McDonald’s is an international conglomeration, which operates in most countries of the world. From these considerations, it is essential to elaborate on the geographic, demographic, and behavioral segments (An, 2020). Concerning the former, McDonald’s thoroughly prepares the menus according to the cultural norms in the country: for instance, the organization prohibits beef burgers in India due to the sacred beliefs of the animal (An, 2020). McDonald’s also adds various recipes based on geographic segmentation: for example, the teriyaki menu is exclusive to Japan (McGee, 2021). The distribution of burgers in various countries is presented in Figure 5 below:
Consequently, McDonald’s positions itself as a low-cost but high-quality fast-food chain that provides services to all demographic groups. As a result, it appeals to low or middle income customers, who are frequently students (An, 2020). Combined with the rich menu based on cultural aspects, McDonald’s focuses on the wide product range and low price positioning. The approximate perceptual map of McDonald’s positioning can be seen in Figure 6 below:
The selected marketing approach has allowed McDonald’s to establish its global presence and appeal to the target audience with low or middle income.
Company 2 – Subway
The second analyzed company – Subway – is generally recognized as one of the most prominent competitors to McDonald’s in the industry. Furthermore, while the profits of the company are inferior to the McDonald’s chain, Subway held the largest number of restaurants globally until recently (Shedd, 2018). Concerning the STP approach, Subway focuses on healthier food options, which creates a distinct position in the industry (Marketing Two Cents, 2021). As a result, it appeals to people leading a healthy lifestyle but retains all the benefits associated with the industry, such as relatively low prices and various demographic groups.
Ultimately, compared to McDonald’s, Subway presents a narrower product range associated with higher prices; however, it emphasizes the quality of its sandwiches and provides a large number of healthy and low-calorie options. The differences between the two restaurants are presented in the perceptual map in Figure 7:
As a result, both McDonald’s and Subway were able to achieve the highest positions in the industry by applying the principles of the STP framework to practice.
Unlike the fast-food industry, telecommunications play a vital role in the daily lives of most people in developed countries and, specifically, in the UK. Mobile communications and the internet networks, such as LTE and 5G, are present in all areas of life, which explains the competitive density of the industry (Namvar et al., 2017). Therefore, the companies need to apply the STP approach and create a differential advantage to achieve a favorable position in the market.
Company 1 – Vodafone
Vodafone is one of the most prominent international providers of telecommunication services, which is also highly active in the UK. Concerning STP, the organization primarily operates in the segment of high-income customers who require fast and reliable internet (Kalam, 2020). Furthermore, the company is widely known for technological progress and 5G implementation in various countries (Kalam, 2020). The chosen approach attracts a large number of entrepreneurs and digitalization enthusiasts (Kalam, 2020). The positioning strategy of the company is presented below in Figure 8:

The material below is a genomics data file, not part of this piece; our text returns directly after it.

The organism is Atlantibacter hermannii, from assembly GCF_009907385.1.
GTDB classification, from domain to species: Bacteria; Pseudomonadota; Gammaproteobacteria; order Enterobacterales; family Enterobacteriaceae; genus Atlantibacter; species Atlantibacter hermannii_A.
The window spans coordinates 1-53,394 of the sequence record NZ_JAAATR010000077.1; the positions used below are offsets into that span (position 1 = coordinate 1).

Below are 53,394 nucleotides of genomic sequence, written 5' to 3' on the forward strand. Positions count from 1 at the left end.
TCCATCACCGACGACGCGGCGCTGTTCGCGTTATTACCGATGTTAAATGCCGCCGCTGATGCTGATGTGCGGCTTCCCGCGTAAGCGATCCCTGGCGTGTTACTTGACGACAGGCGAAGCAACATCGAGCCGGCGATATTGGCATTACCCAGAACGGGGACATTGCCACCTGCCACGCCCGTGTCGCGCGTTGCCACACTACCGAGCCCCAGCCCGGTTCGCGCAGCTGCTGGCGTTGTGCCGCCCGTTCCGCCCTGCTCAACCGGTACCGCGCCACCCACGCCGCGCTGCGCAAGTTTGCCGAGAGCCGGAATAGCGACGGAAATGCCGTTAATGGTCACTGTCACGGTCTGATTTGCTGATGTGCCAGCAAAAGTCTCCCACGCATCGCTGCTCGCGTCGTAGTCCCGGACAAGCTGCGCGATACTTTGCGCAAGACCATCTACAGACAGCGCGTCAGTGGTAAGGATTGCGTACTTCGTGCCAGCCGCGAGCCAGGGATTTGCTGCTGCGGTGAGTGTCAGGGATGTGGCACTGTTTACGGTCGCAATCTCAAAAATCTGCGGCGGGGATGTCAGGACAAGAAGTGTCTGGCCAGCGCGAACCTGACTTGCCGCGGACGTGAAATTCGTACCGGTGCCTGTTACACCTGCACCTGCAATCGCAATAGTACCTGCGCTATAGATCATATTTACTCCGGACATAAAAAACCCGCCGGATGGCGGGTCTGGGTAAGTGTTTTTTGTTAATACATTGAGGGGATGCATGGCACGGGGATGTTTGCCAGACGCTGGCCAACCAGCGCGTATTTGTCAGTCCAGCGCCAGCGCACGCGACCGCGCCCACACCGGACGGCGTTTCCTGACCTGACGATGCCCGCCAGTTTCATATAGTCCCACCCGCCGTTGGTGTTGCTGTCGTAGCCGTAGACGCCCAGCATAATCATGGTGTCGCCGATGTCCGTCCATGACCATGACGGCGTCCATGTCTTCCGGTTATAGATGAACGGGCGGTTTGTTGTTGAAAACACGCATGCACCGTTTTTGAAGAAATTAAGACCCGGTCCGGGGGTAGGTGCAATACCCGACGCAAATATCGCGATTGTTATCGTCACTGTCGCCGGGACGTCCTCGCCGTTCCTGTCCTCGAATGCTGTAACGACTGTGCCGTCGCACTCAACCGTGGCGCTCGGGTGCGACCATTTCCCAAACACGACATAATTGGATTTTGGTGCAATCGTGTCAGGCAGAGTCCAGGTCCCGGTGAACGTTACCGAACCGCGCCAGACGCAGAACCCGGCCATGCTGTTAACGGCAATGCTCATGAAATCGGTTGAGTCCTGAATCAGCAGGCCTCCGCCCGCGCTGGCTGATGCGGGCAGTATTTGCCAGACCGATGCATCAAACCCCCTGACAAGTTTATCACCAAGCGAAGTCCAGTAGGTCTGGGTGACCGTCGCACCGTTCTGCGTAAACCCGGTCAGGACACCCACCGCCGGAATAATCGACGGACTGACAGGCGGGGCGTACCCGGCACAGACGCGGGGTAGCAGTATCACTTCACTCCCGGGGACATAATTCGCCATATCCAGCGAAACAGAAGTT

Ultimately, the company has conducted thorough research to determine the most profitable segments and chosen the marketing strategy accordingly.
Company 2 – BT Group
Unlike Vodafone, BT operates primarily in the United Kingdom and focuses on the customers’ experience. The organization acknowledges that the values of the clients should be prioritized and chooses the STP strategy accordingly. The company can provide up to 99% of the UK population with reliable mobile network connection regardless of the place and accessibility (BT, 2021). According to the annual report (2021), the mission of the company revolves around the customers and their preferences, which differentiates the organization from Vodafone. Consequently, BT invests large funding into the environmental aspect of sustainability, and this approach is widely supported by ecologically conscious customers (BT, 2021). The comparison perceptual map of positioning between Vodafone and BT is presented below in Figure 9:
As seen from the chart, the two organizations close different gaps in the market, which can explain the continuous development of both companies.
The STP framework analysis and a thorough inspection of real-world scenarios in two industries allow determining some of the generic management recommendations. First, it is essential to emphasize the segmentation process to maximize the effectiveness and flexibility of the marketing strategy. Data collection and analysis are two highly significant processes, and any potential mistakes during this phase will have negative consequences on targeting and positioning. Management and data analysts need to take behavioral, psychographic, and profile criteria into account to create the ideal market segment outline. Secondly, it is advisable to take cultural norms into consideration for international corporations. The McDonald’s example, such as unique burgers in Japanese McDonald’s, transparently demonstrates that the menu adjustment based on geographic and cultural segmentation is a highly profitable strategy. Ultimately, following the basic standards of the STP framework, it is possible to determine the most profitable segments in the market and implement a favorable positioning strategy.